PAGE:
The event took place on October 28, 2021
Astronomers have detected a solar eruption that struck Earth, Moon, and Mars simultaneously for the first time on October 28, 2021. According to a report by the Independent, the solar storm, was spread over such a wide area that Mars and Earth received an influx of energetic particles from the sun.
According to a new study published on Wednesday in the journal Geographical Research Letters, thismarked the first time that a solar event was measured simultaneously on the surfaces of Earth, the moon, and Mars.
The event is an example of a rare ''ground level enhancement'', as per scientists.
During these events, particles from the Sun are energetic enough to pass through the magnetic bubble that surrounds Earth and protects us from less energetic solar outbursts.
Notably, Moon and Mars do not generate their own magnetic fields, so particles from the Sun can easily reach their surfaces, and even interact with the soil to generate secondary radiation. In comparison, Mars does have a thin atmosphere that stops most of the lower energy solar particles and slows down the highly energetic ones, explained European Space Agency.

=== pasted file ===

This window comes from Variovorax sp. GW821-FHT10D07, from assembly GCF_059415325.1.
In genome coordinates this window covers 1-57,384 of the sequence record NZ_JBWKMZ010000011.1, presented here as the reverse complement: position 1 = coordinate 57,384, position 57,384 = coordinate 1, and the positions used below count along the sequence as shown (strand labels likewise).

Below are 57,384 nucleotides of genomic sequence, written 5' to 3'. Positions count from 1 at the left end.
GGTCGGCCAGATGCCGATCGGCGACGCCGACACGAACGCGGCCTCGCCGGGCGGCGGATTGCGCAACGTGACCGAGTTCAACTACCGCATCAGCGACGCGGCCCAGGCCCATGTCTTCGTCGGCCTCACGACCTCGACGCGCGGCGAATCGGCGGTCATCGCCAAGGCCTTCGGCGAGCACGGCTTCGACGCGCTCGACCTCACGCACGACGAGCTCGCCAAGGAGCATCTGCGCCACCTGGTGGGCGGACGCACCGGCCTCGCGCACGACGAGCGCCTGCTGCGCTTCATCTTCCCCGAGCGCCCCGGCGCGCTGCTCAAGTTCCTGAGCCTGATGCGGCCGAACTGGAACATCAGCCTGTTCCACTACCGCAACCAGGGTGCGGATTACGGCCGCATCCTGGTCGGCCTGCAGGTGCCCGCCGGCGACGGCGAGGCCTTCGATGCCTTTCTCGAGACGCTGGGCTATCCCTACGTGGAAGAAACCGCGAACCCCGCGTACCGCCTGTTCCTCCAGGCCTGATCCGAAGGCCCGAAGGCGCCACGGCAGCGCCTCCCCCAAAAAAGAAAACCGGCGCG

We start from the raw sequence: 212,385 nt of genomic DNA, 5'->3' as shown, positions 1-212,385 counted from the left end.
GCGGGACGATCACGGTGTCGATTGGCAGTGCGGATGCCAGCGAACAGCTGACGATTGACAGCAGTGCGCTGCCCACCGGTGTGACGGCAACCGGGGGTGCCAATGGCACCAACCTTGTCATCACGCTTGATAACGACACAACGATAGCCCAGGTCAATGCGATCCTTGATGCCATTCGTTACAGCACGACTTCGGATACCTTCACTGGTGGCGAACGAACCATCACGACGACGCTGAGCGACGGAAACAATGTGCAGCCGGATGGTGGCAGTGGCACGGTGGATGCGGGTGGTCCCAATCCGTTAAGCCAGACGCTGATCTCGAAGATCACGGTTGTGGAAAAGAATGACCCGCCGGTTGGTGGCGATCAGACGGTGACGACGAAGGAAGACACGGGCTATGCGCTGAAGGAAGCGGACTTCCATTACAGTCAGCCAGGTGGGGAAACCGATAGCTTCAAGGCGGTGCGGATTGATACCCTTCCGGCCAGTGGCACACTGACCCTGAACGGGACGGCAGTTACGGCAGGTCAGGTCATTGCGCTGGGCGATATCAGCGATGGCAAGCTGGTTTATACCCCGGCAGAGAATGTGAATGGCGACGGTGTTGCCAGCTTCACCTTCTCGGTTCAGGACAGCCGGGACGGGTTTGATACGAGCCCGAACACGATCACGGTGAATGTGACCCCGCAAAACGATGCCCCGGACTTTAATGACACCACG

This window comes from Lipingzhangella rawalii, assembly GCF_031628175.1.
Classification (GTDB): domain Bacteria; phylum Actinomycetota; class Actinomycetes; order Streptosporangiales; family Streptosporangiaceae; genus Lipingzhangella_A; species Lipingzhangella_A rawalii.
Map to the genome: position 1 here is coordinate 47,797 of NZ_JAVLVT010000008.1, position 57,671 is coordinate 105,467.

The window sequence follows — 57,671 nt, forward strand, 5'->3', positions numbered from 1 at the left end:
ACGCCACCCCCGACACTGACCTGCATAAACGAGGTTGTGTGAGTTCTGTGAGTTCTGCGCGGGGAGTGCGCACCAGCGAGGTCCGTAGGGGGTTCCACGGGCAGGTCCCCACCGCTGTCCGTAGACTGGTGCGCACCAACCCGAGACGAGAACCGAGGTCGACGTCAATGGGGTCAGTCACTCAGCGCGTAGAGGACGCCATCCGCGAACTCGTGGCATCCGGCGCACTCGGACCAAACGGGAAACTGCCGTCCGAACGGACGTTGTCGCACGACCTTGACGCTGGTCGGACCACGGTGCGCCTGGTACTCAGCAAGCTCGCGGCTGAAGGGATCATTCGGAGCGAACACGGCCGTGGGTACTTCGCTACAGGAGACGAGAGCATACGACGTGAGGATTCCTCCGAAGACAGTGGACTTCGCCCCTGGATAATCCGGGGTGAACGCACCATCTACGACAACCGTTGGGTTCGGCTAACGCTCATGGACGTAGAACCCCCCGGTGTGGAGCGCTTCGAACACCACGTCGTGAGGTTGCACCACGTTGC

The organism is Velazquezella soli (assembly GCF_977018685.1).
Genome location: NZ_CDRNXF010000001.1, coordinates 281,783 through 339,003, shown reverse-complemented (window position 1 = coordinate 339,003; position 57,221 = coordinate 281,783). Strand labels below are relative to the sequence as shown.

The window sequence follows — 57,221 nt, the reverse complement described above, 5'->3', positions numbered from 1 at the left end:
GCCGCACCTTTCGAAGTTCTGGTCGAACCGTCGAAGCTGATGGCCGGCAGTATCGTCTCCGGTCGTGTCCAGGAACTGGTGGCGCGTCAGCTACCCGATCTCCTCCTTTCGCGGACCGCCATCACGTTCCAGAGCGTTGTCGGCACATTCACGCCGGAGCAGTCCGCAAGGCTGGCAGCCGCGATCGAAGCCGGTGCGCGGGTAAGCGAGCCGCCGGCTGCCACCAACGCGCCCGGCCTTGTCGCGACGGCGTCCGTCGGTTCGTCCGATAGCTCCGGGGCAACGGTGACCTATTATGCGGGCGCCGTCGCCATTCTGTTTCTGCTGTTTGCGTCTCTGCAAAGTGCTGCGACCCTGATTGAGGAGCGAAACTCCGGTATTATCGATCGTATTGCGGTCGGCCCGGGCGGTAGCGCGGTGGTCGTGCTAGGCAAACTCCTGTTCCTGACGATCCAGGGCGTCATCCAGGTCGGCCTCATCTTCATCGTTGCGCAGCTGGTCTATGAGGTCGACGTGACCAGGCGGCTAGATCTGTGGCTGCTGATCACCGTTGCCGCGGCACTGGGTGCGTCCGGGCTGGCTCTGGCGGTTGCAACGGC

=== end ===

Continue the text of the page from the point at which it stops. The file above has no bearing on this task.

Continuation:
Understanding such solar events and their impact on the human body is important, according to scientists, as the moon and Mars are the focus of future human exploration.
A radiation dose above 700 milligrays may induce radiation sickness in astronauts. That leads to the destruction of the bone marrow, resulting in symptoms such as infection and internal bleeding.
"Space radiation can create a real danger to our exploration throughout the solar system. Measurements of high-level radiation events by robotic missions are critical to prepare for long-duration crewed missions. Thanks to data from missions like ExoMars TGO we can prepare for how best to protect our human explorers, ExoMars TGO project scientist, Colin Wilson, said in a statement.
However, the radiation dose in lunar orbit from the October 2021 solar event, as measured by Nasa's LRO, was only about 31 milligray and was not dangerous for astronauts.
“Our calculations of the past ground level enhancement events show that on average one event every 5.5 years may have exceeded the safe dose level on the Moon if no radiation protection had been provided. Understanding these events is crucial for future crewed missions to the surface of the Moon,” study co-author Jingnan Guo said.